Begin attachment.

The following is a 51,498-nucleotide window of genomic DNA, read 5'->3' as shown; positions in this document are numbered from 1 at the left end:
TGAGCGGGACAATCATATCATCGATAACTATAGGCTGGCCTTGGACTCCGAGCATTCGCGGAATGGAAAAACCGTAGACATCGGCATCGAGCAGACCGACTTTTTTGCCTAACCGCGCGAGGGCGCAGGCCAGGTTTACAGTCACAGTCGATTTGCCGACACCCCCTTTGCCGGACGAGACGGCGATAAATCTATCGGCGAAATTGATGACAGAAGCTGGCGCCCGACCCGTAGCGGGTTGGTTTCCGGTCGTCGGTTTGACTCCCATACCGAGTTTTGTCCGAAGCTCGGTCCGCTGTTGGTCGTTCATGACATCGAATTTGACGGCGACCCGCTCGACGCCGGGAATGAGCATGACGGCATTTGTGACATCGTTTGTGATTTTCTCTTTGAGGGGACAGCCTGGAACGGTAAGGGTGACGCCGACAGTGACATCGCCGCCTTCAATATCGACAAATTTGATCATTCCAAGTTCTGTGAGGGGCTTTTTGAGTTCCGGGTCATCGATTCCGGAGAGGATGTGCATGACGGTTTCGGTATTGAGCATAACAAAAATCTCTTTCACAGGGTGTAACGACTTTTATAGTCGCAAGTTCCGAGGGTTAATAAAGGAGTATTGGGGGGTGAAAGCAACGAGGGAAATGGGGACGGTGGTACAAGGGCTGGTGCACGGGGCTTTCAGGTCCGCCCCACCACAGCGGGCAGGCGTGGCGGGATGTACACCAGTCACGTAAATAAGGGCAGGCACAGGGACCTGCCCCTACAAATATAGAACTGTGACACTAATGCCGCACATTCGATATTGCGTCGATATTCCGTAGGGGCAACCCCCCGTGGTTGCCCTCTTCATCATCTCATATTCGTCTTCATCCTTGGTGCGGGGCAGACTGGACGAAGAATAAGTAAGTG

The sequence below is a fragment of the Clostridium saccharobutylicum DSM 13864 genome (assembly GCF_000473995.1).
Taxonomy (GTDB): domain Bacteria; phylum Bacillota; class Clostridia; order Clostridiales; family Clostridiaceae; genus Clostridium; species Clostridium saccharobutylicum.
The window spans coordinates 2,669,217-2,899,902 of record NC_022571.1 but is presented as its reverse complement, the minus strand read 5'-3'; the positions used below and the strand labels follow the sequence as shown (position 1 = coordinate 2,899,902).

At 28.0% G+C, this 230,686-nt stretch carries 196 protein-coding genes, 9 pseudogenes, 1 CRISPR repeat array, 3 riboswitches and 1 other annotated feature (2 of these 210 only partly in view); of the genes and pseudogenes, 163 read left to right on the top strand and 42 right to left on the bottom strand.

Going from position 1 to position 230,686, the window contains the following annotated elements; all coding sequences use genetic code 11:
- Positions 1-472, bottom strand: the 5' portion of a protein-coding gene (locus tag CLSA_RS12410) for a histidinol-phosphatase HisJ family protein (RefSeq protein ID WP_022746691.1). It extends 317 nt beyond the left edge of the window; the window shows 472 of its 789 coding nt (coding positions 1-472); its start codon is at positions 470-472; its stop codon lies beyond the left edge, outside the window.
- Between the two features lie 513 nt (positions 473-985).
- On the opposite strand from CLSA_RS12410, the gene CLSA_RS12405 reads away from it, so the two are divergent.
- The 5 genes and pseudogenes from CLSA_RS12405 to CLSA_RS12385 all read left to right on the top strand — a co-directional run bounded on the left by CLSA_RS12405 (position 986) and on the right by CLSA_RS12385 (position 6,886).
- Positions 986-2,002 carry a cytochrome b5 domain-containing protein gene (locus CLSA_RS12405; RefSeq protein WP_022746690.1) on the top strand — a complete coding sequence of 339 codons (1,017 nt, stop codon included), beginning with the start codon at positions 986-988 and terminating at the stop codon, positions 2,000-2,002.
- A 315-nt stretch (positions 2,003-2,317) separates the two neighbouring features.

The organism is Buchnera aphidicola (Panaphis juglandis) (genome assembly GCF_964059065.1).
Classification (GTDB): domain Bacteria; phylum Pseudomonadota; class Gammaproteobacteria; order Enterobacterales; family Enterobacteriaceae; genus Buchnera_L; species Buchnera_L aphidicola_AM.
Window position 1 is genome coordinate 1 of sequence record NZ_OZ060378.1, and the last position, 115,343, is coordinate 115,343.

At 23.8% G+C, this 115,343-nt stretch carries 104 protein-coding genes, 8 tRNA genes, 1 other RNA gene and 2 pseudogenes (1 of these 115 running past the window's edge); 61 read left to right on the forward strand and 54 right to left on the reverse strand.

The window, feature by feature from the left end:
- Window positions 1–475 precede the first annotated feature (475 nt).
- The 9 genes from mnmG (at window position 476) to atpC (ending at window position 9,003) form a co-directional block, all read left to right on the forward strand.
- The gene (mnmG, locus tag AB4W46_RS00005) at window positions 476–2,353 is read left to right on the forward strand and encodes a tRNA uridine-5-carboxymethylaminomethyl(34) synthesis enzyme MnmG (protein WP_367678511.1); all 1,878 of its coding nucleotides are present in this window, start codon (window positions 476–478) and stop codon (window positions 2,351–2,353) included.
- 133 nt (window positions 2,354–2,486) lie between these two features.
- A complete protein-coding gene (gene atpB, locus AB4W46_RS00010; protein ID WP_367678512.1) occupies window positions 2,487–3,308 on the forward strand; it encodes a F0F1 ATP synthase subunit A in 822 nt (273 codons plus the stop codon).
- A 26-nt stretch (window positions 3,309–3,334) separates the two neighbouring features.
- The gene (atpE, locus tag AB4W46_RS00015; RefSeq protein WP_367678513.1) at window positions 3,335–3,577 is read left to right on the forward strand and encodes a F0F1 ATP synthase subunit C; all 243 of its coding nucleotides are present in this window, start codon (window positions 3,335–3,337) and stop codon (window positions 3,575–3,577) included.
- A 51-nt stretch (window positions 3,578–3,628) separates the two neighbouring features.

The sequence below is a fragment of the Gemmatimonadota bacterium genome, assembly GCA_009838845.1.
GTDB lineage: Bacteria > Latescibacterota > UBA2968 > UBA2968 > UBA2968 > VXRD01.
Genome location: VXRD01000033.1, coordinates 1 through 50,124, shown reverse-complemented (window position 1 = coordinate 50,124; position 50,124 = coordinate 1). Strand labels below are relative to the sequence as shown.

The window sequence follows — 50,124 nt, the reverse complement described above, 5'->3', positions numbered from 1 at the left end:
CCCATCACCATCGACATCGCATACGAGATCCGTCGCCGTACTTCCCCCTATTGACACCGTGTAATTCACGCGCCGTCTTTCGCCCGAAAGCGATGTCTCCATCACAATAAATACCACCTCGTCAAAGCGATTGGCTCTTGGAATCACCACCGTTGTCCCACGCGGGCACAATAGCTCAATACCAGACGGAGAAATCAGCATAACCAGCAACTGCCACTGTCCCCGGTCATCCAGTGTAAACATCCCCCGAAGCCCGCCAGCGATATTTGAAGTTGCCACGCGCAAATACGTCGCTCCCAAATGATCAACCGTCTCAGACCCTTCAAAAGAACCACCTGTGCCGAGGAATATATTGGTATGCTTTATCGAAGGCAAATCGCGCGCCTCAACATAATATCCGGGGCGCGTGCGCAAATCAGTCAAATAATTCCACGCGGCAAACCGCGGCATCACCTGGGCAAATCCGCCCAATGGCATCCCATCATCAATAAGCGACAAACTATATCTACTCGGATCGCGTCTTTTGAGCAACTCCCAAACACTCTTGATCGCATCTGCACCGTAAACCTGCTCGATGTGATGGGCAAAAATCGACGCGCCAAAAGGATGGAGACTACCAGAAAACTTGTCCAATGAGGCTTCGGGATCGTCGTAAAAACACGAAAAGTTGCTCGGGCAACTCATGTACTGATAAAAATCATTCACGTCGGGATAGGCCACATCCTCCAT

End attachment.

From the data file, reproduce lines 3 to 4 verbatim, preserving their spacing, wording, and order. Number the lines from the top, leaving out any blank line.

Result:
The sequence below is a fragment of the Clostridium saccharobutylicum DSM 13864 genome (assembly GCF_000473995.1).
Taxonomy (GTDB): domain Bacteria; phylum Bacillota; class Clostridia; order Clostridiales; family Clostridiaceae; genus Clostridium; species Clostridium saccharobutylicum.